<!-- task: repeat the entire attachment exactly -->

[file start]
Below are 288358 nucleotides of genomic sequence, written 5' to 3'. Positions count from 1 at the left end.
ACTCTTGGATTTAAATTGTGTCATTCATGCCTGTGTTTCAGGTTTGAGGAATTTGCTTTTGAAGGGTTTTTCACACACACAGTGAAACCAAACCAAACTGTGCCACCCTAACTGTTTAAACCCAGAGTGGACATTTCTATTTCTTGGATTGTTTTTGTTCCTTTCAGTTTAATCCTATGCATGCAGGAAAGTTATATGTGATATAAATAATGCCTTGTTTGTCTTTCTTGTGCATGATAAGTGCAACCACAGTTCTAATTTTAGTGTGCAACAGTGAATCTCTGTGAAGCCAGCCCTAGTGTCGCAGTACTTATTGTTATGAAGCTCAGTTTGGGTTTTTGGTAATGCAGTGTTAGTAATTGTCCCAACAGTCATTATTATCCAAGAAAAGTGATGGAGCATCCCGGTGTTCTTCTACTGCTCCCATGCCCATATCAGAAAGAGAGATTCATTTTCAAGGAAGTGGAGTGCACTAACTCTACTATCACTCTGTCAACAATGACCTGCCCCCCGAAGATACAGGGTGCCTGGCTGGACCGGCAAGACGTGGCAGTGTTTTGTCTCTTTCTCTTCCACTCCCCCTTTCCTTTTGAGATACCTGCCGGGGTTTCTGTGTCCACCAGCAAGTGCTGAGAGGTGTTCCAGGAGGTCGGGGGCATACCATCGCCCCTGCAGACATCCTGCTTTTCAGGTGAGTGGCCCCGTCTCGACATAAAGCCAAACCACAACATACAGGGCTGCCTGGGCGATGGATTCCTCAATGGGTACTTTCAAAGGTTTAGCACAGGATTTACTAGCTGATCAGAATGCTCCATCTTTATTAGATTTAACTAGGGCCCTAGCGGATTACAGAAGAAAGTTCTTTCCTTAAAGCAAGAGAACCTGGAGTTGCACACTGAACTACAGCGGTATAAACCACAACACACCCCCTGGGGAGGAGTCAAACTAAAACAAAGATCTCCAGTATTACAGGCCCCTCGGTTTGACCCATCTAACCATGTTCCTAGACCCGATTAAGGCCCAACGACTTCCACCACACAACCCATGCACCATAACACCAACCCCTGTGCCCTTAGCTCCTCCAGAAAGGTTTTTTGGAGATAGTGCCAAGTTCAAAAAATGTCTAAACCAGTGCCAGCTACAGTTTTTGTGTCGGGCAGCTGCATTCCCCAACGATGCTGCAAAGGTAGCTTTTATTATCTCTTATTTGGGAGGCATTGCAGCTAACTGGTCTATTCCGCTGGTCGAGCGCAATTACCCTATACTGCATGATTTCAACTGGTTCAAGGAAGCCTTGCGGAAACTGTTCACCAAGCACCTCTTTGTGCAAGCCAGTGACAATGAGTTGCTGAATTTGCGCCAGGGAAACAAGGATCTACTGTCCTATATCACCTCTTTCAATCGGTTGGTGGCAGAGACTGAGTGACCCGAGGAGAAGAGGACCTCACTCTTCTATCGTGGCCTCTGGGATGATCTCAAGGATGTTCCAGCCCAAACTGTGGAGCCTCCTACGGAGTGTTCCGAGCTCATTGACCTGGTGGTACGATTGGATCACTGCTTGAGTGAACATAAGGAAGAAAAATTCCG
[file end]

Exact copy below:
Below are 288358 nucleotides of genomic sequence, written 5' to 3'. Positions count from 1 at the left end.
ACTCTTGGATTTAAATTGTGTCATTCATGCCTGTGTTTCAGGTTTGAGGAATTTGCTTTTGAAGGGTTTTTCACACACACAGTGAAACCAAACCAAACTGTGCCACCCTAACTGTTTAAACCCAGAGTGGACATTTCTATTTCTTGGATTGTTTTTGTTCCTTTCAGTTTAATCCTATGCATGCAGGAAAGTTATATGTGATATAAATAATGCCTTGTTTGTCTTTCTTGTGCATGATAAGTGCAACCACAGTTCTAATTTTAGTGTGCAACAGTGAATCTCTGTGAAGCCAGCCCTAGTGTCGCAGTACTTATTGTTATGAAGCTCAGTTTGGGTTTTTGGTAATGCAGTGTTAGTAATTGTCCCAACAGTCATTATTATCCAAGAAAAGTGATGGAGCATCCCGGTGTTCTTCTACTGCTCCCATGCCCATATCAGAAAGAGAGATTCATTTTCAAGGAAGTGGAGTGCACTAACTCTACTATCACTCTGTCAACAATGACCTGCCCCCCGAAGATACAGGGTGCCTGGCTGGACCGGCAAGACGTGGCAGTGTTTTGTCTCTTTCTCTTCCACTCCCCCTTTCCTTTTGAGATACCTGCCGGGGTTTCTGTGTCCACCAGCAAGTGCTGAGAGGTGTTCCAGGAGGTCGGGGGCATACCATCGCCCCTGCAGACATCCTGCTTTTCAGGTGAGTGGCCCCGTCTCGACATAAAGCCAAACCACAACATACAGGGCTGCCTGGGCGATGGATTCCTCAATGGGTACTTTCAAAGGTTTAGCACAGGATTTACTAGCTGATCAGAATGCTCCATCTTTATTAGATTTAACTAGGGCCCTAGCGGATTACAGAAGAAAGTTCTTTCCTTAAAGCAAGAGAACCTGGAGTTGCACACTGAACTACAGCGGTATAAACCACAACACACCCCCTGGGGAGGAGTCAAACTAAAACAAAGATCTCCAGTATTACAGGCCCCTCGGTTTGACCCATCTAACCATGTTCCTAGACCCGATTAAGGCCCAACGACTTCCACCACACAACCCATGCACCATAACACCAACCCCTGTGCCCTTAGCTCCTCCAGAAAGGTTTTTTGGAGATAGTGCCAAGTTCAAAAAATGTCTAAACCAGTGCCAGCTACAGTTTTTGTGTCGGGCAGCTGCATTCCCCAACGATGCTGCAAAGGTAGCTTTTATTATCTCTTATTTGGGAGGCATTGCAGCTAACTGGTCTATTCCGCTGGTCGAGCGCAATTACCCTATACTGCATGATTTCAACTGGTTCAAGGAAGCCTTGCGGAAACTGTTCACCAAGCACCTCTTTGTGCAAGCCAGTGACAATGAGTTGCTGAATTTGCGCCAGGGAAACAAGGATCTACTGTCCTATATCACCTCTTTCAATCGGTTGGTGGCAGAGACTGAGTGACCCGAGGAGAAGAGGACCTCACTCTTCTATCGTGGCCTCTGGGATGATCTCAAGGATGTTCCAGCCCAAACTGTGGAGCCTCCTACGGAGTGTTCCGAGCTCATTGACCTGGTGGTACGATTGGATCACTGCTTGAGTGAACATAAGGAAGAAAAATTCCG